Within a week of starting to my new job, I am planning to open a lot of (5, maybe more) no-fee credit cards in order to lower my credit utilization. I am not planning to use any of these new cards at all. I am actively using only one credit card. I'm also not planning to get a big loan such as a mortgage within 6 months.

Is this a smart move for building my credit score in the long run? (I live in Canada.)

  • Not unless they're offering sign-up bonuses :-) – jamesqf Jun 1 '19 at 16:34
  • Also just to be clear, is it safe to assume you don't have much of a credit history (length)? – perennial_noob Jun 1 '19 at 16:44
  • @perennial_noob Yes, it is under 2 years. – user86676 Jun 1 '19 at 16:57
  • Also, united states? That may make a difference too. – perennial_noob Jun 1 '19 at 17:04
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    It is unlikely that banks will leave these new card accounts open if they never see even a single transaction. – Ben Voigt Jun 1 '19 at 19:21

Given your history is of all but 2 years, the likelihood of your credit score dipping (upon adding new cards) because the overall/avg length of credit history dipped is low. Or at least the effect of that can be nullified soon and fast because they all age together and in a few years you'll see a good increase in the age.

The overall utilization may come down but it won't help with any specific card or its balance. And some lenders look at the avg utilization but may also look at if you have maxed out 1 or 2.

If you have a balance and would like to spread even your utilization then make sure you have 0% APR on 1 or 2 new cards and low/no balance transfer fee. (Unlikely this was what you were looking for.)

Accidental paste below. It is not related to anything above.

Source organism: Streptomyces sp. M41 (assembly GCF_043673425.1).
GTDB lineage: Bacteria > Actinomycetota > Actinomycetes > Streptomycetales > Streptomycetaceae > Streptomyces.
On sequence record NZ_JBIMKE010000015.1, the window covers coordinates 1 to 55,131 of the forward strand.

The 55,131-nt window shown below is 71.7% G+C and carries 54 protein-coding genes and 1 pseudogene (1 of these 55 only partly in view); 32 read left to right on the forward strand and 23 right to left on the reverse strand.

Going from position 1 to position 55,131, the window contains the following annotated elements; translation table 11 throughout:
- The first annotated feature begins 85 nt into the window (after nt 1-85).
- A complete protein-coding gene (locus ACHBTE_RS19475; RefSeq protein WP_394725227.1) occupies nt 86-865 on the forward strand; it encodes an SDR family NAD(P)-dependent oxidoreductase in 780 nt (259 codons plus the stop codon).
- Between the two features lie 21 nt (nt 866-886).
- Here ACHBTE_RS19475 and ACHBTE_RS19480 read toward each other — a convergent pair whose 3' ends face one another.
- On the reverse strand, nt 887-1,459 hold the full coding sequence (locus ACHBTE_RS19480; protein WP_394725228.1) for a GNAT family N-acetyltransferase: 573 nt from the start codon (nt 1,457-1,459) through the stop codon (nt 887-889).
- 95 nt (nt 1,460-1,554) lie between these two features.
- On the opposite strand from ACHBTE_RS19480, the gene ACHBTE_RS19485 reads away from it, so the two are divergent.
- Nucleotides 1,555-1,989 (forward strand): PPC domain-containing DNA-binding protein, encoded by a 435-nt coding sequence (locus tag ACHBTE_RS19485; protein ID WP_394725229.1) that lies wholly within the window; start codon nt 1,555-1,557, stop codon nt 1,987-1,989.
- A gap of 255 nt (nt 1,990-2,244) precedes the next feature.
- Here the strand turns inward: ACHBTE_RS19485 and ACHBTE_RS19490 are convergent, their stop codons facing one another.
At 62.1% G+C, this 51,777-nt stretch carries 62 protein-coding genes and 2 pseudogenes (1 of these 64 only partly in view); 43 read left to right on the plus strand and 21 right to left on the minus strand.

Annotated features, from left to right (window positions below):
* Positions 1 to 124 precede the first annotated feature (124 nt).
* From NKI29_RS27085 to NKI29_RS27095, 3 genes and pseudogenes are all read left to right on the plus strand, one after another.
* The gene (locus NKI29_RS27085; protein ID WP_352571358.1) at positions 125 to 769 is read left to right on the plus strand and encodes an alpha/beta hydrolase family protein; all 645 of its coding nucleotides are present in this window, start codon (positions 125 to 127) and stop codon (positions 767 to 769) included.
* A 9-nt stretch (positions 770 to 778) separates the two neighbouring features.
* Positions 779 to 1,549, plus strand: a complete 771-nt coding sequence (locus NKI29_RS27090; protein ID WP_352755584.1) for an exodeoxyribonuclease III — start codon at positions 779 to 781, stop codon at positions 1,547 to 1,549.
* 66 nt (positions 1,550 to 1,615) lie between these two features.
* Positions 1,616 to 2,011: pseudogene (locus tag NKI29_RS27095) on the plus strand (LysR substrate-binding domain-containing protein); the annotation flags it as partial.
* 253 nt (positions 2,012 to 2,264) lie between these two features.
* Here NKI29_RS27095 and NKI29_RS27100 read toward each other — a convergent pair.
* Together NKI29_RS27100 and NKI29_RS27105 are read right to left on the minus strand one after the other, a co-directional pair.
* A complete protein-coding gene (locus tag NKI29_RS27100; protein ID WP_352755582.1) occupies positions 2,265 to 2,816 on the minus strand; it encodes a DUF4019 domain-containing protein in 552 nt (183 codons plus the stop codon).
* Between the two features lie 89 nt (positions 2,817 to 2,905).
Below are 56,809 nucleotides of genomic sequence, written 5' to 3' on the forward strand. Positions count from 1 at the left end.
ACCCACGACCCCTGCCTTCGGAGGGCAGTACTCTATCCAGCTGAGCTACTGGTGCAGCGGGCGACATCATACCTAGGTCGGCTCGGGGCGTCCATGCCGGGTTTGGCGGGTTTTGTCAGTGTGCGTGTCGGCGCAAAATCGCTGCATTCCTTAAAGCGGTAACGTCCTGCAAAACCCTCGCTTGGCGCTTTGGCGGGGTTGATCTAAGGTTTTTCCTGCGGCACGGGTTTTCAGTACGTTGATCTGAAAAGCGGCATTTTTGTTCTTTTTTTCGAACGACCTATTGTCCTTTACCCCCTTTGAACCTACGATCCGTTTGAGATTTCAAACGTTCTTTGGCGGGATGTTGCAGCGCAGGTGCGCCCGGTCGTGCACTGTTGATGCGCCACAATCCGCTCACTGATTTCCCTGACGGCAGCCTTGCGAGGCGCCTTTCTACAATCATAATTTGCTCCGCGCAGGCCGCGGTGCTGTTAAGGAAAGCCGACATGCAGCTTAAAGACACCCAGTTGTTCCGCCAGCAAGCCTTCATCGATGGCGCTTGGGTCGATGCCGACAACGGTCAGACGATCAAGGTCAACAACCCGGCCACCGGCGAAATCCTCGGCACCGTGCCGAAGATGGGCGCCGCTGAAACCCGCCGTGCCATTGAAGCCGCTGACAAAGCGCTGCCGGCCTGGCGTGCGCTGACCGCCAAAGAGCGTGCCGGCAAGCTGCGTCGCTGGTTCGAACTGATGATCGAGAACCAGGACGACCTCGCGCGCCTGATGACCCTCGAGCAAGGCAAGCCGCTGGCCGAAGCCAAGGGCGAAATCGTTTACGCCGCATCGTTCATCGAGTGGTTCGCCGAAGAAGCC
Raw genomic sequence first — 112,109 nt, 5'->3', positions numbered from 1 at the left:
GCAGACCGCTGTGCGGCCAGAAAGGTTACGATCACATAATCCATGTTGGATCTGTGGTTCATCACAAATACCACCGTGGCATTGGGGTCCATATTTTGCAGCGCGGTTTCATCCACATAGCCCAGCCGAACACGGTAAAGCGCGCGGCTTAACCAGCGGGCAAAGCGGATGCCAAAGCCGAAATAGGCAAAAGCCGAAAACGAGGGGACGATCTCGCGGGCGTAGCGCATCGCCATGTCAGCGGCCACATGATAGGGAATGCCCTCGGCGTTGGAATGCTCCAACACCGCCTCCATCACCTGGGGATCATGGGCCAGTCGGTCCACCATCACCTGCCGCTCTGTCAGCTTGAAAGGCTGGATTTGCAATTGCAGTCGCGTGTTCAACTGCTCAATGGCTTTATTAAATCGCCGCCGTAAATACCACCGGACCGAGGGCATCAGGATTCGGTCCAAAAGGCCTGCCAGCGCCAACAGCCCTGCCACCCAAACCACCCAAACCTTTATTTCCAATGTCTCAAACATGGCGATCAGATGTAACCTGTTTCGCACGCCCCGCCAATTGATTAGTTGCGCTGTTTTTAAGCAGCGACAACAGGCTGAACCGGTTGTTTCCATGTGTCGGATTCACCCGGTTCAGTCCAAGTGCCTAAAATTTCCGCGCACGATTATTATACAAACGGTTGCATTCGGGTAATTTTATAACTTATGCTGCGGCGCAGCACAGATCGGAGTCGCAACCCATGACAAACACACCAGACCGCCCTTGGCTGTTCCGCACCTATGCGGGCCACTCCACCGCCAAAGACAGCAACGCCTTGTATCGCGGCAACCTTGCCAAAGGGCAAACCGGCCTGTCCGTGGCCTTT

All that said, you shouldn't get 5 cards at the same time. You could easily achieve something similar with 2 or 3 cards (assuming you have 1 or 2 already). In fact it'd be good to have one of each of Visa, MasterCard, Discover, Amex (Assuming USA).

Also over time, you may evaluate credit card offers and may want to take up some that give you good bonuses and ongoing rewards. Getting 5 at one time now may tie your hands down in the immediate or mid-term future. Lenders don't like to see that kind of spike.

  • Can't upvote, not enough rep, sorry :( – user86676 Jun 1 '19 at 17:08
  • @user86676 - that's alright. Soon. But importantly, happy to put in my $0.02 if it helped. – perennial_noob Jun 1 '19 at 17:12
  • If he wants to take advantage of credit card offers in the future for bonuses or rewards, then the more cards he has with a long history, the less impact a new future account will have. – Ben Voigt Jun 1 '19 at 19:20
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    @BenVoigt - yes, I was merely highlighting that going for 5 cards at once means that within the coming year it may be difficult to get a tempting offer that may show up. Spreading out the acquisition of cards over a year and half may seem slow but gives that alternate advantage of a wait and see approach. – perennial_noob Jun 1 '19 at 19:29
  • Also you may very well not get 5 different credit cards in a very short amount of time. Each of the credit cards you apply for will pull the credit score and see that you recently applied (and possibly been granted) the other cards. – xyious Jun 4 '19 at 15:29

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